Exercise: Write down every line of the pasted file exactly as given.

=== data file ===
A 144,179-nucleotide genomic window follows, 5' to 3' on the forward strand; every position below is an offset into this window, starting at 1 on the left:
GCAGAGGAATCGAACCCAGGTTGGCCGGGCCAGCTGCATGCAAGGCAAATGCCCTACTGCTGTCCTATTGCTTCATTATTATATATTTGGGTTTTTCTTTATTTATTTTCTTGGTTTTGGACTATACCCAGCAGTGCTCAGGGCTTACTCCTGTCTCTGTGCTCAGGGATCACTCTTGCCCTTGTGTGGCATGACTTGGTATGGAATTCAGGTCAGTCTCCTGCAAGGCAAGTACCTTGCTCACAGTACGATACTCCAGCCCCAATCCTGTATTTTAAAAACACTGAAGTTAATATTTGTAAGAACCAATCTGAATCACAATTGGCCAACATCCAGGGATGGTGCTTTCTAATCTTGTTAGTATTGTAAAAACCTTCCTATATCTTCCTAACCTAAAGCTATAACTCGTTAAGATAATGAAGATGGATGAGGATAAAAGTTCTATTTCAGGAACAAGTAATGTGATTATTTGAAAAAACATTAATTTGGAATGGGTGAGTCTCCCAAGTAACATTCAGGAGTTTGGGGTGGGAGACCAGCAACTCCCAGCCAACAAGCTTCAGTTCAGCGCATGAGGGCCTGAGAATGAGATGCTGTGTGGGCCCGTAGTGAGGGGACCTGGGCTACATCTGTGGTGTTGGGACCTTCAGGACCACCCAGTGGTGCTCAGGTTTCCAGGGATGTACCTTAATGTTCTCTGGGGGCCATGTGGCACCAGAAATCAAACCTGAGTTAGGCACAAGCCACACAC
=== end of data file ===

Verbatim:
A 144,179-nucleotide genomic window follows, 5' to 3' on the forward strand; every position below is an offset into this window, starting at 1 on the left:
GCAGAGGAATCGAACCCAGGTTGGCCGGGCCAGCTGCATGCAAGGCAAATGCCCTACTGCTGTCCTATTGCTTCATTATTATATATTTGGGTTTTTCTTTATTTATTTTCTTGGTTTTGGACTATACCCAGCAGTGCTCAGGGCTTACTCCTGTCTCTGTGCTCAGGGATCACTCTTGCCCTTGTGTGGCATGACTTGGTATGGAATTCAGGTCAGTCTCCTGCAAGGCAAGTACCTTGCTCACAGTACGATACTCCAGCCCCAATCCTGTATTTTAAAAACACTGAAGTTAATATTTGTAAGAACCAATCTGAATCACAATTGGCCAACATCCAGGGATGGTGCTTTCTAATCTTGTTAGTATTGTAAAAACCTTCCTATATCTTCCTAACCTAAAGCTATAACTCGTTAAGATAATGAAGATGGATGAGGATAAAAGTTCTATTTCAGGAACAAGTAATGTGATTATTTGAAAAAACATTAATTTGGAATGGGTGAGTCTCCCAAGTAACATTCAGGAGTTTGGGGTGGGAGACCAGCAACTCCCAGCCAACAAGCTTCAGTTCAGCGCATGAGGGCCTGAGAATGAGATGCTGTGTGGGCCCGTAGTGAGGGGACCTGGGCTACATCTGTGGTGTTGGGACCTTCAGGACCACCCAGTGGTGCTCAGGTTTCCAGGGATGTACCTTAATGTTCTCTGGGGGCCATGTGGCACCAGAAATCAAACCTGAGTTAGGCACAAGCCACACAC